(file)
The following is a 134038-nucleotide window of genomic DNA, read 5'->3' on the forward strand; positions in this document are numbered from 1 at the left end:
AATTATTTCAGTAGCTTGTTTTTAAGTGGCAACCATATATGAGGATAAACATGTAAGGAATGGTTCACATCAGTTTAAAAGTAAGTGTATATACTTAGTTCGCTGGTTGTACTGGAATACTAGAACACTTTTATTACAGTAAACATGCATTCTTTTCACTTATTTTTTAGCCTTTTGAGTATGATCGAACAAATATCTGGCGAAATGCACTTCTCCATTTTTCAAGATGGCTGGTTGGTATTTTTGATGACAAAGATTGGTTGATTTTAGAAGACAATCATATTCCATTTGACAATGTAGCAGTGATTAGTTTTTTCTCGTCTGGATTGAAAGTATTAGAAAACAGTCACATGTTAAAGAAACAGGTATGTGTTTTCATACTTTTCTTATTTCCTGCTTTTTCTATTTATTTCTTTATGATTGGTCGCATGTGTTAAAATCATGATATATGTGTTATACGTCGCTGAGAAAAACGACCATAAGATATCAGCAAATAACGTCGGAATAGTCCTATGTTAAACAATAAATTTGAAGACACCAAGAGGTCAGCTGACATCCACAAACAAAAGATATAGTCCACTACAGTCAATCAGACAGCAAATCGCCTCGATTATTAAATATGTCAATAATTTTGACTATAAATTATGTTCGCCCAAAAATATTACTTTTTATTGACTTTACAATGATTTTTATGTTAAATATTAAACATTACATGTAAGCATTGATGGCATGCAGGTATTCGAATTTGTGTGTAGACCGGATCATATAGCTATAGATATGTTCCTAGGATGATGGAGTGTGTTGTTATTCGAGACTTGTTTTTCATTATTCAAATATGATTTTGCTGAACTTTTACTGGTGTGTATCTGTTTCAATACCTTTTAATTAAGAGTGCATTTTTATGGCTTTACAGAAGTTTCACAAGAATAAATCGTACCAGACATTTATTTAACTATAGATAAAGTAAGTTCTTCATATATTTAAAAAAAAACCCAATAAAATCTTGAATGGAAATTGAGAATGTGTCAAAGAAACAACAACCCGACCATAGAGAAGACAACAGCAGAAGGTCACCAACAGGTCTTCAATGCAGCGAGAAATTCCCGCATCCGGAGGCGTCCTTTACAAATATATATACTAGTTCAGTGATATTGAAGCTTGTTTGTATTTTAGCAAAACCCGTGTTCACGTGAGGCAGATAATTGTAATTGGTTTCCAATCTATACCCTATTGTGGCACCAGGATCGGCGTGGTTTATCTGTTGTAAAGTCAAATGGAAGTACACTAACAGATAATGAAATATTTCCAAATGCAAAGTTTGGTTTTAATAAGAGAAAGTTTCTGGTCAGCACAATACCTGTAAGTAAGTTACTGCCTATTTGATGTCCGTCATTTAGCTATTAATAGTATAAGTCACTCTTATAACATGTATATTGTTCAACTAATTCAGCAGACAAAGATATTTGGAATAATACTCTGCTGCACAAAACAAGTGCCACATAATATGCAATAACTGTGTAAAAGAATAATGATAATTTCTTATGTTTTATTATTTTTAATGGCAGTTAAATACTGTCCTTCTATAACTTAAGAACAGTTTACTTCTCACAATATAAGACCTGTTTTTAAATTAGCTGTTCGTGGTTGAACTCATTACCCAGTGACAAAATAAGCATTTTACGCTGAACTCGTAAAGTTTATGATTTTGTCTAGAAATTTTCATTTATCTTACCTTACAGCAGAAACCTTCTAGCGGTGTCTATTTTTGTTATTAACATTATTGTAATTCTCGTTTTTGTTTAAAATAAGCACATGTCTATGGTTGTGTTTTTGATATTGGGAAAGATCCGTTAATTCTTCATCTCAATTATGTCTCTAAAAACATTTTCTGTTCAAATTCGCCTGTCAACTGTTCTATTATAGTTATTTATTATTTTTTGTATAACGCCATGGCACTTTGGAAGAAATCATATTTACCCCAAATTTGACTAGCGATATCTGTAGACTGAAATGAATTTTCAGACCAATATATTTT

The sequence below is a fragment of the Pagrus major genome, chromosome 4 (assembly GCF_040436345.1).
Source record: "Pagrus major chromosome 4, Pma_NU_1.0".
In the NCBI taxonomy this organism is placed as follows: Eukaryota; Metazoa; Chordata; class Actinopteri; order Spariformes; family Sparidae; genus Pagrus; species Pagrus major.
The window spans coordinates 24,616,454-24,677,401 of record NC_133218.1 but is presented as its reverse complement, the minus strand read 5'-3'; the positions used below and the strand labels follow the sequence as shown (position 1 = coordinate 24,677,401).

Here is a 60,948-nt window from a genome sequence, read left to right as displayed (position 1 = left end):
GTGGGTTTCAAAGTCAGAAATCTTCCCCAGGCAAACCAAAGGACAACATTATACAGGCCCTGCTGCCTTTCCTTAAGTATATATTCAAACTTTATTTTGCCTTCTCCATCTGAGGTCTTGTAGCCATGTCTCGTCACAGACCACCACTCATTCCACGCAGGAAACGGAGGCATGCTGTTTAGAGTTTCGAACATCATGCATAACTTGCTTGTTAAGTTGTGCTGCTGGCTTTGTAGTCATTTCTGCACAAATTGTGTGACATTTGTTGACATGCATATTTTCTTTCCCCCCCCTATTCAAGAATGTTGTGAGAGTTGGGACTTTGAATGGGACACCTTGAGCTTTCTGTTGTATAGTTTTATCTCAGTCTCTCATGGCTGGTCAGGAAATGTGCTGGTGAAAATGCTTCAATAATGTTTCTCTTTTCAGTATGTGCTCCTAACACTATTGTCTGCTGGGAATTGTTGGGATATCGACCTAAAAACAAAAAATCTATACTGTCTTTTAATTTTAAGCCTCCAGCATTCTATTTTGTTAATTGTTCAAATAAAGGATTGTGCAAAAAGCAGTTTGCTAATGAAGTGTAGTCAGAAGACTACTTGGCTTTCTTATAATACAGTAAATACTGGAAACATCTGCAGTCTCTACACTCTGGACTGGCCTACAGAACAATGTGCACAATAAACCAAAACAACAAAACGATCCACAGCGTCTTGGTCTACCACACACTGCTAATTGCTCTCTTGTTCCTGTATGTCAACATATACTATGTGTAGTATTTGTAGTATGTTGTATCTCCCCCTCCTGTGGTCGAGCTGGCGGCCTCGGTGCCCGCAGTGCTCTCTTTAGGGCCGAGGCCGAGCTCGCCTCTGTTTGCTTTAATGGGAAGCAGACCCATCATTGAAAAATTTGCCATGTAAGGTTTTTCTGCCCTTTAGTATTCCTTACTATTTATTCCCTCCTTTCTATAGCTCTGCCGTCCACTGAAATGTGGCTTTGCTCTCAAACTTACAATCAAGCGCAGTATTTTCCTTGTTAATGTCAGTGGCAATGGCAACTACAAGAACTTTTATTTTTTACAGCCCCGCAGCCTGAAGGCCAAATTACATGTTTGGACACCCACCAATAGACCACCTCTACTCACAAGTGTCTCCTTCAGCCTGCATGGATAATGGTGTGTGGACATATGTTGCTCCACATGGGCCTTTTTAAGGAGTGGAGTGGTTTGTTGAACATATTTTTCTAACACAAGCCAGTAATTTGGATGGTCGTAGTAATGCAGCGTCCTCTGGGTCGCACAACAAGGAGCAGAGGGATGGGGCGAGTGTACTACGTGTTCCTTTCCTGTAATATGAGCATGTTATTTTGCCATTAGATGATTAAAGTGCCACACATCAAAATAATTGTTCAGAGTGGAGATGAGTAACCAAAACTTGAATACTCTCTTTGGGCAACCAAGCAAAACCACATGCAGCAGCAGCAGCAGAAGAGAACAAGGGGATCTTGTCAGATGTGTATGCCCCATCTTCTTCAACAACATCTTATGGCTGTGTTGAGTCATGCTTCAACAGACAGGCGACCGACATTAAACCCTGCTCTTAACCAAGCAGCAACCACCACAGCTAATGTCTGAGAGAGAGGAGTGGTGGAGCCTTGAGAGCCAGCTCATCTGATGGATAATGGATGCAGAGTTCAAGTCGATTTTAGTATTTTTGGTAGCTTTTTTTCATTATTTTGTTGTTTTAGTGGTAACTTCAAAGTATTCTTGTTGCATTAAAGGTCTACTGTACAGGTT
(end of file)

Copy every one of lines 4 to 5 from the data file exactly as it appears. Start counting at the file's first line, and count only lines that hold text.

Source record: "Pagrus major chromosome 4, Pma_NU_1.0".
In the NCBI taxonomy this organism is placed as follows: Eukaryota; Metazoa; Chordata; class Actinopteri; order Spariformes; family Sparidae; genus Pagrus; species Pagrus major.